Secretary-General Kofi Annan has unveiled a plan to shake up the U.N. management structure as part of a broad effort to reform the world body. The proposal calls for modernizing the 60-year-old organization, and outsourcing some work now being done at headquarters.
In a speech to the General Assembly Tuesday, Secretary-General Annan called for a radical overhaul of the entire U.N. bureaucracy.
"My assessment is, if I may put it bluntly in one sentence, that in many respects our present regulations and rules do not respond to current needs; and indeed that they make it very hard for the organization to conduct its work efficiently or effectively."
A 32-page document outlining the reform proposal calls for a wide variety of changes and updates in management. Among them is what Mr. Annan called a "drastic simplification of budget and financial management processes," streamlining the bureaucracy, modernizing computer and other technology, as well as outsourcing, or moving some jobs, such as translation services, to other countries as a cost-saving measure.
The proposals to improve efficiency are partially in response to demands by the United States and Japan, which together pay more than 40 percent of the U.N. budget.
But the secretary-general warned that the proposed reforms would cost more, at least in the short term.
"Yes, there are real savings to be made through these proposals, since over time they will reduce the cost of many of our activities by ensuring that they are carried out more simply and effectively," he added. "But what the report shows, above all, is that for many years this organization has been skimping on investment; investment in people, investment in systems, investment in information and communications technology, and that these deferred expenditures must now be made up for."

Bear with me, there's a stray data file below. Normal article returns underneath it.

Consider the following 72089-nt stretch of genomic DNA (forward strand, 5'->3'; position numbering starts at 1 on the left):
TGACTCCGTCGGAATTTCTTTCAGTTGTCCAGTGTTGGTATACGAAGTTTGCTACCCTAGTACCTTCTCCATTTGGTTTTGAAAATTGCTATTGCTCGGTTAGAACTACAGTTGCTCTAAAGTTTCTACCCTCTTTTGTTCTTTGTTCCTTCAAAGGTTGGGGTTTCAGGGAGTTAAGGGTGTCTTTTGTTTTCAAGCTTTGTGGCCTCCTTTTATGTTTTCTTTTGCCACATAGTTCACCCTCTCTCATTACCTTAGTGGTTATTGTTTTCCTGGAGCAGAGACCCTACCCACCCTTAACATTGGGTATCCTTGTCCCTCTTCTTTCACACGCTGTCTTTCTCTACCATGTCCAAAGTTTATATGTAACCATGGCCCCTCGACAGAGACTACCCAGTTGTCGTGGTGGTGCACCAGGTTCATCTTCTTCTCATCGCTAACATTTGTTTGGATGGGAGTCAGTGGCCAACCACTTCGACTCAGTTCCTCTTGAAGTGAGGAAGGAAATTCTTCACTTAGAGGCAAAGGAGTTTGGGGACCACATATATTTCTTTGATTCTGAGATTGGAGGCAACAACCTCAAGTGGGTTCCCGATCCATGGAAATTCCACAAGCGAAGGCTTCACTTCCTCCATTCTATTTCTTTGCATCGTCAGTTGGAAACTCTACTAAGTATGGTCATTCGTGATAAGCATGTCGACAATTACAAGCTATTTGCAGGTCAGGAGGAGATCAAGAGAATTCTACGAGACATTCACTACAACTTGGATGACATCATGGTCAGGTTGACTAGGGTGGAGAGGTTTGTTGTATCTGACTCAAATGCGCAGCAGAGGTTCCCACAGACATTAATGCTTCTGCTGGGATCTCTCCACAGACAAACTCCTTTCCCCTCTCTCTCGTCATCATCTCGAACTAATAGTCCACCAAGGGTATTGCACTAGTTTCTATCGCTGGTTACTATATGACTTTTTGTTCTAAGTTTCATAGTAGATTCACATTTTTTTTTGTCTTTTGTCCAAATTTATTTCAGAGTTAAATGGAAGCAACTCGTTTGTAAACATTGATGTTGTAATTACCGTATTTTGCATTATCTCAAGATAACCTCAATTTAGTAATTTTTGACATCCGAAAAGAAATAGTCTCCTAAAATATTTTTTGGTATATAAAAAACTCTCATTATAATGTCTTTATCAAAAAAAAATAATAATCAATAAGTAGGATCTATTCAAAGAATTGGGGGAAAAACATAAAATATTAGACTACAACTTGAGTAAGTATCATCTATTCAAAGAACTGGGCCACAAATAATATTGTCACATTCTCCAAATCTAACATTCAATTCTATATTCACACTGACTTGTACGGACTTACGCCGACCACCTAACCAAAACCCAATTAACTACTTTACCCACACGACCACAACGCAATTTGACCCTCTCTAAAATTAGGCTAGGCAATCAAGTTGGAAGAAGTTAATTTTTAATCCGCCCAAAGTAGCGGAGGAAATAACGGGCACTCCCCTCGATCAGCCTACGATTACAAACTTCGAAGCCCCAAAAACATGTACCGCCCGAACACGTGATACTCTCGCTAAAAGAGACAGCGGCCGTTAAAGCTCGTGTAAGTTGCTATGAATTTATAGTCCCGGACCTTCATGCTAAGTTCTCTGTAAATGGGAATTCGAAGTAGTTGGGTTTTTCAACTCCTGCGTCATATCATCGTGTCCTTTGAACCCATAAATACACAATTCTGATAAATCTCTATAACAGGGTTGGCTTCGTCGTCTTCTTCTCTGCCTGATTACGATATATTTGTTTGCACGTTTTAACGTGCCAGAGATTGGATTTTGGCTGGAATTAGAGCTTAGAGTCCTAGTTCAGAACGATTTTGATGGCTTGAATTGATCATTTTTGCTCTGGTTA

One of the most controversial proposals is to contract operations out, or shift work to lower cost locations. A recent report estimates outsourcing of translation services could save 35-million dollars a year and free three-floors of the 38-story headquarters building in New York.
At the same time, Mr. Annan's report calls for an increase of $280 million a year in salary and staff benefits.
The New York headquarters employs about 4,500 people. But Mr. Annan noted that worldwide, the organization has 30,000 employees, more than half in the field. The biggest growth area in recent years has been in peacekeeping, which takes up 70 percent of the $10 billion annual budget.
To underline the growth of peacekeeping, Mr. Annan noted that when he took over as secretary-general 10 years ago, peacekeeping accounted for only 50 percent of a budget that totaled less than half of today's $10 billion figure.